The story of Azerbaijani emigres in Europe
When my daughter was born, I understood that I needed to run from this country…
Vafa Jafarova lives in Holland with her two daughters and her husband. She has a small bakery, and thus far her business is stable and profitable. Vafa dreams of someday opening her own restaurant chain based off Caucasian cuisine.
For some time, Vafa’s activities seemed strange to her friends and those close to her. After all, almost five years ago in her homeland of Azerbaijan she was socially active, the leader of a youth movement, an author and the inspiration behind numerous campaigns, flash mobs and conceptual art projects.
However, suddenly the activist left the country for good, along with her newborn daughter and her husband who was famous among youth as the musician Azer.
What motivated this pair to move to a country where they would need to start everything again from nothing?
“There was one reason: I was frightened”, says Vafa.
“Before my daughter was born, everything was simpler. I was responsible only for myself. I didn’t have to choose between the safety of my child and my ideals and principles”.
Vafa says that after the birth of her daughter, she learnt that she and her husband were being observed, and were being targeted for possible arrest. The pair was forced to leave.
“This was a difficult choice. I gave up who I was, my ideals, my plans, my aspirations, for the sake of a little person who at that moment couldn’t even pronounce my name. This is that very moment when you realize that you are a mother, that you are not alone in this world”.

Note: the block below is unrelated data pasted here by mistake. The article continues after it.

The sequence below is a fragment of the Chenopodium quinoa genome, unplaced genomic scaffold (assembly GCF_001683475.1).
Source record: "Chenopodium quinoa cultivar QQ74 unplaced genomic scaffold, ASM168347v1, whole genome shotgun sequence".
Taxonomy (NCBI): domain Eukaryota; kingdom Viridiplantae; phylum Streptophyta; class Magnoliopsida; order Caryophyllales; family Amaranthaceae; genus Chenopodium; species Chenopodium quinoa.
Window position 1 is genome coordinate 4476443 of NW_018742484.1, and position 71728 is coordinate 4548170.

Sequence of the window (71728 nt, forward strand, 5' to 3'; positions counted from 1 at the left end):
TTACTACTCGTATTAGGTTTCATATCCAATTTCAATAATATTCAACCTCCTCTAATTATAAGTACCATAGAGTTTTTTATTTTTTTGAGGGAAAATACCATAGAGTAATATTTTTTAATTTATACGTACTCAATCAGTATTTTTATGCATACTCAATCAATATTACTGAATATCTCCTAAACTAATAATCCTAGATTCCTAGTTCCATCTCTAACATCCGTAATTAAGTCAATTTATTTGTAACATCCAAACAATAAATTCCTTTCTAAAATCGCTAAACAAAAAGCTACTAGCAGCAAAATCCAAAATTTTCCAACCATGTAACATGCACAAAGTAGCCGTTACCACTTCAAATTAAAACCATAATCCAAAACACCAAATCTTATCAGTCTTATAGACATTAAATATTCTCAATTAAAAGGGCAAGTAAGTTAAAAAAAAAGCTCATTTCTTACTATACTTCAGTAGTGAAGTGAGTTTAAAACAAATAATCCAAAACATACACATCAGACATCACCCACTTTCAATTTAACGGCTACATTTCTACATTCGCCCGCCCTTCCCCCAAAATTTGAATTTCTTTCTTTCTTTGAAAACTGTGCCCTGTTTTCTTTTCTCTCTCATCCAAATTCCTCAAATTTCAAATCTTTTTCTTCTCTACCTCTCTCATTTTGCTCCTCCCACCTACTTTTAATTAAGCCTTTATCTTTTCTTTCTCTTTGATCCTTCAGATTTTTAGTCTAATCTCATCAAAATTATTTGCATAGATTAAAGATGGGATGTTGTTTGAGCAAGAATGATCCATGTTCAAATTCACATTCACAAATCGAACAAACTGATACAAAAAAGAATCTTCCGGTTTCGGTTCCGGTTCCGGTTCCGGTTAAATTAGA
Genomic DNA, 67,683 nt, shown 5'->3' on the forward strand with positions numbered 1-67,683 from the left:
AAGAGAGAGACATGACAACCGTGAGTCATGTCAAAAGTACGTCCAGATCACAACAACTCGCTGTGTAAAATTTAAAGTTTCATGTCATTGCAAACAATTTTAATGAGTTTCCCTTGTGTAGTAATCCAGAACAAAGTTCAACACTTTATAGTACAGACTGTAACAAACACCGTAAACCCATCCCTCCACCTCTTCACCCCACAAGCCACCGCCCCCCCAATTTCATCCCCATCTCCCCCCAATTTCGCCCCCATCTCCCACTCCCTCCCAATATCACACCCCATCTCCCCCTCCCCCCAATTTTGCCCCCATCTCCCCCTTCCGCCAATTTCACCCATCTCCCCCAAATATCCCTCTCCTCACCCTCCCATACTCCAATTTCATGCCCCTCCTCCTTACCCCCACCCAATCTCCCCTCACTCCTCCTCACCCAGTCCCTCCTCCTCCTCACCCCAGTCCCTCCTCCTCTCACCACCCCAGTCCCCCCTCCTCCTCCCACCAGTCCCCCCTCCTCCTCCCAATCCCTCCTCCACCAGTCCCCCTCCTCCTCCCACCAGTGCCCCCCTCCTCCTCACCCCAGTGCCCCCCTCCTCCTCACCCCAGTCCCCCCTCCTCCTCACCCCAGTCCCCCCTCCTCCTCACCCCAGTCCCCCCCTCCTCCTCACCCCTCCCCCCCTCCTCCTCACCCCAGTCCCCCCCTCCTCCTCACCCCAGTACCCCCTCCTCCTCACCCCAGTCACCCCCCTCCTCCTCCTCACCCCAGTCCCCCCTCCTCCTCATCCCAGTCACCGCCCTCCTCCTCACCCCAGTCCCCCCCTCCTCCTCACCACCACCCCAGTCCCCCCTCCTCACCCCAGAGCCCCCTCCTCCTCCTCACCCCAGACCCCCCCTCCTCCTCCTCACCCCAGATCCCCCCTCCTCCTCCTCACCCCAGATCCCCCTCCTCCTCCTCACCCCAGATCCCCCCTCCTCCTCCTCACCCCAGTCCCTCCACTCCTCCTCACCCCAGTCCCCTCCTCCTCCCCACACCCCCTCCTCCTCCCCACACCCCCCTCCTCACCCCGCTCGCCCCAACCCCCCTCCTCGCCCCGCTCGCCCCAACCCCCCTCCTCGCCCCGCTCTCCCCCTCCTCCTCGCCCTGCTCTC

At first things were hard for the family. A fast-paced social life, activity and new ideas gave way to boredom, emptiness, and loneliness. But Vafa didn’t get lost, and found herself in the culinary arts. She started her culinary blog and quickly won over the sympathies of foodies in her city.
In search of a safe life. Or simply a better one
Vafa’s story is by no means a rare occurrence. Almost every day we read posts on social networks from people who have had to leave Azerbaijan. Almost every politically active citizen writes about the fact that they are receiving calls and letters from numerous relatives and friends saying that, no matter the difficulty, they want to leave the country and are asking how this can be done.
Among them there are simple working people, and journalists, and activists, and businessmen, and managers. In response to questions on social networks asking why they did this, almost all of them answer with one and the same sentence: “It’s no longer possible to live here…”.
The rule of the Aliyev family has been marked by a great stream of political emigrants from Azerbaijan to Europe and America. And with the intensification of political repression in recent years, this stream has been magnified multiple times over. Political arrests and the effective elimination of civil society and independent media outlets all set against the background of a sharp fall in oil prices – the country’s main source of income – has forced many to leave the country in search of safety and a better life.
Save someone, expect an arrest
Half a year ago Azerbaijani journalist-in-exile Idrak Abbasov shared a video from Norway, where he lives.
In the video, a bag of potatoes were sitting on the road without someone to sell them. After this video, the journalist acknowledged that more than fifty of his countrymen wrote to him and asked how they might emigrate to Norway. All of them pointed to the fact that it is impossible to live in Azerbaijan.